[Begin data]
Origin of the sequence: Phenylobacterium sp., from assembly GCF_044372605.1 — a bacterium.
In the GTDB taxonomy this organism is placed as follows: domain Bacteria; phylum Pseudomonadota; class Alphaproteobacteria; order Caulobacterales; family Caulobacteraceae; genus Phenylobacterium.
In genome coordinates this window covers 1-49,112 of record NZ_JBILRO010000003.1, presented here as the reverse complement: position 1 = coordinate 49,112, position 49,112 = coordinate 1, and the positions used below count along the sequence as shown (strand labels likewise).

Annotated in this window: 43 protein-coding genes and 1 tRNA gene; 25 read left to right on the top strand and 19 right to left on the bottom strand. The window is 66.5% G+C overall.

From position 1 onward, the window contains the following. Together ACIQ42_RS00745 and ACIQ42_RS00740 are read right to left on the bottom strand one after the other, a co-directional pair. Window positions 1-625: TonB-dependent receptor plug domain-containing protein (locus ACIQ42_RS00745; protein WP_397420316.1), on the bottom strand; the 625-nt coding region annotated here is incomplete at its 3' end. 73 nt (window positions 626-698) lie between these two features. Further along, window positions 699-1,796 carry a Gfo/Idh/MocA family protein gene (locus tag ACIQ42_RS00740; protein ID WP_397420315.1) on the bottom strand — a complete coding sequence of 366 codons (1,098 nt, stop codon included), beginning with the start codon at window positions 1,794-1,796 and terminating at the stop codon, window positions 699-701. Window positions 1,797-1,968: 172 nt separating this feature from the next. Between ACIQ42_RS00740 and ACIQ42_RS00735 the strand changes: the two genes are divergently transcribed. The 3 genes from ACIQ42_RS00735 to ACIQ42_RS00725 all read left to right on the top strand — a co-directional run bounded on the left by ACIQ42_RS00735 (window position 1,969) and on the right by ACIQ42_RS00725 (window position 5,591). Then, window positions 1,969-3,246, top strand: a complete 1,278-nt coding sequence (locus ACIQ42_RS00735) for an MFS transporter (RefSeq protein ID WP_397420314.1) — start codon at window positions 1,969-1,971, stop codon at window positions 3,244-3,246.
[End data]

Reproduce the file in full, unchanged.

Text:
Origin of the sequence: Phenylobacterium sp., from assembly GCF_044372605.1 — a bacterium.
In the GTDB taxonomy this organism is placed as follows: domain Bacteria; phylum Pseudomonadota; class Alphaproteobacteria; order Caulobacterales; family Caulobacteraceae; genus Phenylobacterium.
In genome coordinates this window covers 1-49,112 of record NZ_JBILRO010000003.1, presented here as the reverse complement: position 1 = coordinate 49,112, position 49,112 = coordinate 1, and the positions used below count along the sequence as shown (strand labels likewise).

Annotated in this window: 43 protein-coding genes and 1 tRNA gene; 25 read left to right on the top strand and 19 right to left on the bottom strand. The window is 66.5% G+C overall.

From position 1 onward, the window contains the following. Together ACIQ42_RS00745 and ACIQ42_RS00740 are read right to left on the bottom strand one after the other, a co-directional pair. Window positions 1-625: TonB-dependent receptor plug domain-containing protein (locus ACIQ42_RS00745; protein WP_397420316.1), on the bottom strand; the 625-nt coding region annotated here is incomplete at its 3' end. 73 nt (window positions 626-698) lie between these two features. Further along, window positions 699-1,796 carry a Gfo/Idh/MocA family protein gene (locus tag ACIQ42_RS00740; protein ID WP_397420315.1) on the bottom strand — a complete coding sequence of 366 codons (1,098 nt, stop codon included), beginning with the start codon at window positions 1,794-1,796 and terminating at the stop codon, window positions 699-701. Window positions 1,797-1,968: 172 nt separating this feature from the next. Between ACIQ42_RS00740 and ACIQ42_RS00735 the strand changes: the two genes are divergently transcribed. The 3 genes from ACIQ42_RS00735 to ACIQ42_RS00725 all read left to right on the top strand — a co-directional run bounded on the left by ACIQ42_RS00735 (window position 1,969) and on the right by ACIQ42_RS00725 (window position 5,591). Then, window positions 1,969-3,246, top strand: a complete 1,278-nt coding sequence (locus ACIQ42_RS00735) for an MFS transporter (RefSeq protein ID WP_397420314.1) — start codon at window positions 1,969-1,971, stop codon at window positions 3,244-3,246.